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Blizzard brings county to standstill

Local police say area drivers were careful during their evening commutes

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CRYSTAL LAKE – A blizzard carrying more than a foot of snow brought much of McHenry County to a standstill Tuesday night.

And the snow, whipped by strong winds, is expected to continue through much of the morning. A blizzard warning remains in effect until 3 p.m. Wednesday.

Travel was snarled, but no serious accidents or injuries were reported Tuesday night.

The National Weather Service didn't have snowfall totals for McHenry County late Tuesday. Early reports said 7.6 inches covered the ground in Wonder Lake by 5 p.m. Tuesday. Three inches had fallen in Cary by late Tuesday afternoon.

Winds of 25 to 45 mph with even stronger gusts made it difficult to get accurate measurements, National Weather Service Meteorologist Samuel Shea said.

"There are a lot of things at play right now," he said. "McHenry County will easily see a foot to a foot and a half of snow overnight, but some areas could see a lot more and some could see less."

The white-out conditions made driving difficult on roads starting early Tuesday afternoon. During the slow rush hour commute, dozens of cars were stuck on the side of the road. Visibility ranged from a half-mile in some places to zero in others, Shea said.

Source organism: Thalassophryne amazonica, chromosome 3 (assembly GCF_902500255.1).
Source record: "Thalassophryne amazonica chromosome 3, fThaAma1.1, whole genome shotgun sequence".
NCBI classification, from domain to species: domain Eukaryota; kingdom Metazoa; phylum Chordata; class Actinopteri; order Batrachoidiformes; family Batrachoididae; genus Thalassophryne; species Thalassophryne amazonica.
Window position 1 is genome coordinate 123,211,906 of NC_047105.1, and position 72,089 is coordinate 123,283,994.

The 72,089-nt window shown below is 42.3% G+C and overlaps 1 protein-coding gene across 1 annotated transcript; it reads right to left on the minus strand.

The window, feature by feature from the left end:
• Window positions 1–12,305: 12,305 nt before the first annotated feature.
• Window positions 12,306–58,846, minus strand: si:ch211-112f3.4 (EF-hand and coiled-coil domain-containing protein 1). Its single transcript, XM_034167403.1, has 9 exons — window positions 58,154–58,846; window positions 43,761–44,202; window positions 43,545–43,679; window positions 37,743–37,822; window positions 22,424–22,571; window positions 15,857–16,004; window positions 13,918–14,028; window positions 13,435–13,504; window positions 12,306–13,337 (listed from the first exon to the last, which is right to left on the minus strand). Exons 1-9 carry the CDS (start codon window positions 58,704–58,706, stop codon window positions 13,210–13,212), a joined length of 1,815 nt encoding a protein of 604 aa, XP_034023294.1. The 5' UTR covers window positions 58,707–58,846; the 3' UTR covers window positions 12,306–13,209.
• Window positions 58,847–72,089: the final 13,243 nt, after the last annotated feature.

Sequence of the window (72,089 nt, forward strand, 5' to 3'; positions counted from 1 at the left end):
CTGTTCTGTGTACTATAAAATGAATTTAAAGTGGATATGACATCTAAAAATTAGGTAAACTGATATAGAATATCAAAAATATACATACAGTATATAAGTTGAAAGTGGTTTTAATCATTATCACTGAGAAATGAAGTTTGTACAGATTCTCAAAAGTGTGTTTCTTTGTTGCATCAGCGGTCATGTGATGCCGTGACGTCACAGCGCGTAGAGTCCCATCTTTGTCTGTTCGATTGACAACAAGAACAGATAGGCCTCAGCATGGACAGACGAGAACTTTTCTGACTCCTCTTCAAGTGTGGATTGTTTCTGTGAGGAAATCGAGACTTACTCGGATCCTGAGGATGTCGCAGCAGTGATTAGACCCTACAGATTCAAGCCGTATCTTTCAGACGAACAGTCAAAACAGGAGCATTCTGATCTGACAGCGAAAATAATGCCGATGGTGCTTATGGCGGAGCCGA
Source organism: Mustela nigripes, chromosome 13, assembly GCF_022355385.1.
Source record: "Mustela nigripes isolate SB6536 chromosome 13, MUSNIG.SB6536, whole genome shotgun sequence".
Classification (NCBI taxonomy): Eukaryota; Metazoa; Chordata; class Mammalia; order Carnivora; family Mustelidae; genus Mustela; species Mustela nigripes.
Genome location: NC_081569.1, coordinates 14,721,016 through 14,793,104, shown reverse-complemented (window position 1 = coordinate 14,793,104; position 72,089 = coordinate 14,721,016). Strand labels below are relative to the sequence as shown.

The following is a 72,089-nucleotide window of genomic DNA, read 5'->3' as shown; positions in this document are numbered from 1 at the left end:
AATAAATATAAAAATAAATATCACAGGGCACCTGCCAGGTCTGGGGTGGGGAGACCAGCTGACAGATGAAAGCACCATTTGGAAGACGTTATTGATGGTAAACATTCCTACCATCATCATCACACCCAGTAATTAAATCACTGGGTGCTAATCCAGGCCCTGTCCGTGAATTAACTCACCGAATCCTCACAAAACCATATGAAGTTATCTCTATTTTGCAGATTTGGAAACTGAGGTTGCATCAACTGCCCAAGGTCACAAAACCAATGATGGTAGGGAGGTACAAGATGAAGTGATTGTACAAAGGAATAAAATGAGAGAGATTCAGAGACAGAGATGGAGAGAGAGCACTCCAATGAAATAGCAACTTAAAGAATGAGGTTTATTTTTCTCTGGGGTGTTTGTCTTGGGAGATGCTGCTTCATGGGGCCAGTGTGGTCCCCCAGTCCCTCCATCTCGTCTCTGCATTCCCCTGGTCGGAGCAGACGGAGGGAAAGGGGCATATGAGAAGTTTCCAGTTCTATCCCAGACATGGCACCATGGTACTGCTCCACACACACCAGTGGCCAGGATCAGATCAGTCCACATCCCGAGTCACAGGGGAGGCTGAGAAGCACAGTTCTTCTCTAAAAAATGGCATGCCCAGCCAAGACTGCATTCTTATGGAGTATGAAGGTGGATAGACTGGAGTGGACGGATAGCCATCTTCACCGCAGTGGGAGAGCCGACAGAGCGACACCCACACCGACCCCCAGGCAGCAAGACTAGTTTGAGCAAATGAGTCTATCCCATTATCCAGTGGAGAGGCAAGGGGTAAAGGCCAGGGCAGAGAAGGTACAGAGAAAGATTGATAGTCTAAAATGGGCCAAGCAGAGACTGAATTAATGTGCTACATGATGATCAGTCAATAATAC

Snow fell at a rate of 2 to 3 inches per hour during the most intense periods Tuesday evening.

A winter weather colossus roared into the nation's heartland, laying down a paralyzing punch of dangerous ice and whiteout snow that served notice from Texas to Maine that the storm billed as the worst in decades was living up to the hype so far.

The potentially historic blizzard slammed Illinois, shuttering Chicago's public schools for the first time in 12 years as residents braced for up to 2 feet of overnight snowfall and treacherous winds approaching 60 mph. Officials in Chicago said the system was threatening swells of up to 25 feet on Lake Michigan.

State and local officials repeatedly warned people not to travel unless necessary. At 8 p.m. Tuesday, the McHenry County Sheriff's Office made another plea as road conditions continued to deteriorate and become impassable in places. Sheriff's deputies responded to many stranded drivers throughout the night.

The winter storm caused about 78,000 ComEd customers to lose power as of 9:30 p.m. Tuesday, according to Alicia Zatkowski, spokeswoman for ComEd.

That included about 46,000 in Chicago.

"We have 100 crews out right now, but the dangerous conditions are hampering our repair efforts," she said.

In Wauconda, wind gusts ripped down an electric wire between a BP gas station and a bank on Route 176 downtown. Firefighters responded to the downed wire shortly after rush hour. ComEd repaired the line soon after, Wauconda Fire Protection District Lt. Bill Hoover said.

Powerful wind gusts also brought a tree down on a powerline in Barrington. The area of Route 68 and Old Sutton Road were without power Tuesday evening, according to Barrington Hills Police.

The Morningside Lane subdivision in Carpentersville was also without power on Tuesday evening, a spokesman for the Carpentersville Police Department said.